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February 21, 2022

Stress: The Overview we all need to Understand

This post is a summary post of the in-depth dive the ODX research team did on Stress and Biomarkers.

CLICK HERE to access our 11-part series on "Stress Biomarkers and Consequences".

Any overview of stress will be understated but there are some basics we should all recognize about stress and its effects on our bodies.

The Stress Response

Stress is everywhere, how we cope with it determines whether it makes us sick. The general response to stress is the acute "fight or flight" mode which gets our bodies ready to fight an adversary or run away to save our skins. Blood pressure, heart rate, and blood glucose increase while immune and gastrointestinal function decrease. As you can imagine, we can't thrive in this heightened survival mode for very long without consequences.

Once the threat has passed, then we should go into a more relaxed, "rest and digest" phase. However, many people remain in the chronic heightened alert phase of stress which increases the risk of chronic diseases such as obesity, type 2 diabetes, cardiovascular disease, and gastrointestinal disorders.

We may even transition into the exhaustion phase with fatigue, burnout, decreased ability to function effectively, and even post-traumatic stress disorder.


It is very important to recognize potential stressors and address them as early as possible. 

  • Physical stressors include pain, illness, drug use, physical abuse, sleep deprivation, and nutrient deficiencies.
  • Psychological stressors include being overwhelmed, emotional abuse, witnessing violence, isolation, and job or relationship difficulties.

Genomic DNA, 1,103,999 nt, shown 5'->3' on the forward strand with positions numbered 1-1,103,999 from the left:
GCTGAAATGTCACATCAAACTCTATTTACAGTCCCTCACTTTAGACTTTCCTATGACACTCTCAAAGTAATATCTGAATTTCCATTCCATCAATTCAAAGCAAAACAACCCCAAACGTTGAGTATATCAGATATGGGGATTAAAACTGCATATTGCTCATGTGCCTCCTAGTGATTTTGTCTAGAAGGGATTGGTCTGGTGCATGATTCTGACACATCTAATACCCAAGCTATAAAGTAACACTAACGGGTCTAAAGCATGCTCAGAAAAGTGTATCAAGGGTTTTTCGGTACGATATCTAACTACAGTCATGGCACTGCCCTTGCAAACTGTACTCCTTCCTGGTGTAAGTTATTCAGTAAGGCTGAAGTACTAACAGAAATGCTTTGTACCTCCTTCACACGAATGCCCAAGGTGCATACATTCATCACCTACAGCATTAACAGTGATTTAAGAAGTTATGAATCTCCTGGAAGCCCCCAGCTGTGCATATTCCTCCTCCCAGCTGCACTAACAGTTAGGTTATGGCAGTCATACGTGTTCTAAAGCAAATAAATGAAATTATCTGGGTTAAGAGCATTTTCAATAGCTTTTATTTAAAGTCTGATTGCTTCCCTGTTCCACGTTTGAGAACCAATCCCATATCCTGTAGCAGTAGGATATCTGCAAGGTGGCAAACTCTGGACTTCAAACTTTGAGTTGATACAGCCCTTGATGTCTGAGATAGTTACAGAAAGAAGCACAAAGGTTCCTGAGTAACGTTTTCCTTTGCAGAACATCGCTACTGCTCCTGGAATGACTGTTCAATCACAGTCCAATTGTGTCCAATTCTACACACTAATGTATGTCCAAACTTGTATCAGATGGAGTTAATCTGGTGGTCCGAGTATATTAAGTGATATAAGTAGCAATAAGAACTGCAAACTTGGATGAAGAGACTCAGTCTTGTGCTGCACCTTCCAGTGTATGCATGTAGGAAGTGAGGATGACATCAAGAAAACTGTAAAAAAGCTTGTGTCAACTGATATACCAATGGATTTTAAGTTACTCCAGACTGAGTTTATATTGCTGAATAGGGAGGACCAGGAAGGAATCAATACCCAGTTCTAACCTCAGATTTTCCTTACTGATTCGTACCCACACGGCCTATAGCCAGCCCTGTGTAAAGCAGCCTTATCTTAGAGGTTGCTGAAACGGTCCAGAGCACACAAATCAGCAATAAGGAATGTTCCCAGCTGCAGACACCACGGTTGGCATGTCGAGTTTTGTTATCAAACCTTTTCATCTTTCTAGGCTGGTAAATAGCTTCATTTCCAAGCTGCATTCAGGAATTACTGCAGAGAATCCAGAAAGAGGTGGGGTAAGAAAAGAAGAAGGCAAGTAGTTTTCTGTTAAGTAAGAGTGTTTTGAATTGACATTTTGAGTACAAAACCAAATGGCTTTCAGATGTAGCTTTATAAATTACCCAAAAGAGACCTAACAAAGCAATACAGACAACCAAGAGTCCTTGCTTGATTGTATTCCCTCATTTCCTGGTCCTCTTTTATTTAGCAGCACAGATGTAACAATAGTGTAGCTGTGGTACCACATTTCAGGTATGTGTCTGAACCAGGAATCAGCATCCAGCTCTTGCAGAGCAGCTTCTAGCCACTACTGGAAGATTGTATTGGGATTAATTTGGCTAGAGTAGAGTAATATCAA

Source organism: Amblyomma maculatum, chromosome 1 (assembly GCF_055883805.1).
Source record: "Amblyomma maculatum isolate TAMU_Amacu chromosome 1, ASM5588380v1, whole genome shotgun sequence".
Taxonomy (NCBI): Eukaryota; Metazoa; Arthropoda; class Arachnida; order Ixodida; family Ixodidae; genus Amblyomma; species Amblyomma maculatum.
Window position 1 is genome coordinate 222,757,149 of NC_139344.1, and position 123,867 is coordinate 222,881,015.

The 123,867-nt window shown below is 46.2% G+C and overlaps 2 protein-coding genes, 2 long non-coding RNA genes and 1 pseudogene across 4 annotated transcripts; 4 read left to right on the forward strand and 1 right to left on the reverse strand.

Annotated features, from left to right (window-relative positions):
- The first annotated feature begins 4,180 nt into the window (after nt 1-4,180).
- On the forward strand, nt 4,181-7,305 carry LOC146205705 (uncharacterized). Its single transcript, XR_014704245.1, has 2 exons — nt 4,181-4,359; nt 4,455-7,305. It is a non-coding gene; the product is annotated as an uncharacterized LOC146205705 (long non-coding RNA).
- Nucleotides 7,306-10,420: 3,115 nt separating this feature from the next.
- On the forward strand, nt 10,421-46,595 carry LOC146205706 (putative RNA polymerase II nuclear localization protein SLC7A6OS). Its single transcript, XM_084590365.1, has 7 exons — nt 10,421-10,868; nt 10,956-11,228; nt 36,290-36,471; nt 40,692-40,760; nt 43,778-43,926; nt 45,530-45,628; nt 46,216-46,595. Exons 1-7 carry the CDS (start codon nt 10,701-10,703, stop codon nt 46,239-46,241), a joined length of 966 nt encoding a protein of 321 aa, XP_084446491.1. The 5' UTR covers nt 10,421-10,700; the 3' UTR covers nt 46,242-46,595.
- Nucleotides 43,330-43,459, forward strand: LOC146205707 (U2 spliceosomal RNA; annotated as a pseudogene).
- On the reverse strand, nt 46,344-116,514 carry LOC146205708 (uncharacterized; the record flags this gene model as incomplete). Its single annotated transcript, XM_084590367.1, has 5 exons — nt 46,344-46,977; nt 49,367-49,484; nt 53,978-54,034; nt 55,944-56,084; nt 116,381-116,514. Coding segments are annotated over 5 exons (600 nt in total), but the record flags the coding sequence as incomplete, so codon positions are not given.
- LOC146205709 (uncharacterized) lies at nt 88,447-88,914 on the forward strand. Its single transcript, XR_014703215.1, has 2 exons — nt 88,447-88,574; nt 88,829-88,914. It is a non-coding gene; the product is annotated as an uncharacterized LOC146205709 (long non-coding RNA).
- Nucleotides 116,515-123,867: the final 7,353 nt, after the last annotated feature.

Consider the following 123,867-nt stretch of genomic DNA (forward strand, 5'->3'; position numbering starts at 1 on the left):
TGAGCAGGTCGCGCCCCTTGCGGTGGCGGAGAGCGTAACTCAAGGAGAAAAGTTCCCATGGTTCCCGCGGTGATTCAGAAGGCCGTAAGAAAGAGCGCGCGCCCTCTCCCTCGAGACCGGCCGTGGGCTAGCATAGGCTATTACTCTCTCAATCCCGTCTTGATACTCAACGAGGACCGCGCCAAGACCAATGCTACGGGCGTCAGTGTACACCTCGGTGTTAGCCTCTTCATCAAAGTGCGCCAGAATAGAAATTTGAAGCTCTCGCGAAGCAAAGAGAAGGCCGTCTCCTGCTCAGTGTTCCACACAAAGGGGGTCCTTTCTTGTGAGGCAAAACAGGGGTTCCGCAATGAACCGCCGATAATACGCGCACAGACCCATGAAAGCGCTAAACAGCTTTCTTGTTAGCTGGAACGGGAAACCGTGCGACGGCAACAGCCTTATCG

• Life events that cause stress include catastrophic events, accidents, loss of home, separation or divorce, and being a victim of violence.

Blood biomarkers of stress

There are many biochemical reactions that occur in the body during stress. Many of these changes help the body to fight a stressor but they become harmful if prolonged:

  • Increased cortisol can increase blood glucose and fatty acids, impair the immune system, deplete micronutrients, promote muscle wasting, and increase blood pressure.
  • Epinephrine and norepinephrine can increase blood glucose.
  • Increased aldosterone can cause sodium and water retention, loss of potassium in the urine, and increase blood volume and blood pressure.
  • Increased anti-diuretic hormone increases water retention and vasconstriction.

Stress Management

Managing stress can be an art. You must be aware of your stressors, recognize associated changes in your body, and make a conscious effort to counteract the effects of stress. Simple stress management techniques include:

  • Deep breathing
  • Exercise
  • Grounding/Earthing
  • Essential oils such as lavender, jasmine, and ginseng
  • Healthy diet and sleep routine
  • Mindfulness, meditation
  • Music therapy
  • Progressive relaxation
  • Social support
  • Time management
  • Yoga

Potential Systemic Benefits of Earthing


Source: Menigoz, Wendy et al. “Integrative and lifestyle medicine strategies should include Earthing (grounding): Review of research evidence and clinical observations.” Explore (New York, N.Y.) vol. 16,3 (2020): 152-160. doi:10.1016/j.explore.2019.10.005 [R] This is an open access article under the CC BY-NC-ND license. ([R])

Nutrition and Stress

The stress response requires micronutrients, macronutrients, and energy to sustain it. It is especially important to eat a healthy diet in times of stress, one that includes:

  • Whole unprocessed plant-based foods such as fresh fruits and vegetables, whole grains, legumes, nuts, seeds, herbs, and spices)
  • High-quality protein such as organic grass-fed/naturally fed meat and eggs, cold-water fish and low-mercury seafood.
  • Healthy fats such as chia and flax seeds, coconut, nuts, olives, extra virgin olive oil, and avocadoes.
  • Plenty of purified mineral-rich water
  • Nutrients including alpha-lipoic acid, B vitamins, vitamins C, D, and E, calcium, magnesium, zinc, and omega-3 fatty acids

Optimal Takeaways

Since stress is just about everywhere, resilience to stress must be everywhere as well. Identifying stressors is the first step in meeting stress head-on. Then, you must take active measures to counteract stress and support health. Your life could depend on it!

Nutrition support, exercise, and mindfulness are the foundations for healthy stress management and recovery… these should be incorporated into your daily routine.

Want More?

This post is a summary post of the in-depth dive the ODX research team did on Stress and Biomarkers. Click below to download our whitepaper:

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Tag(s): Conditions

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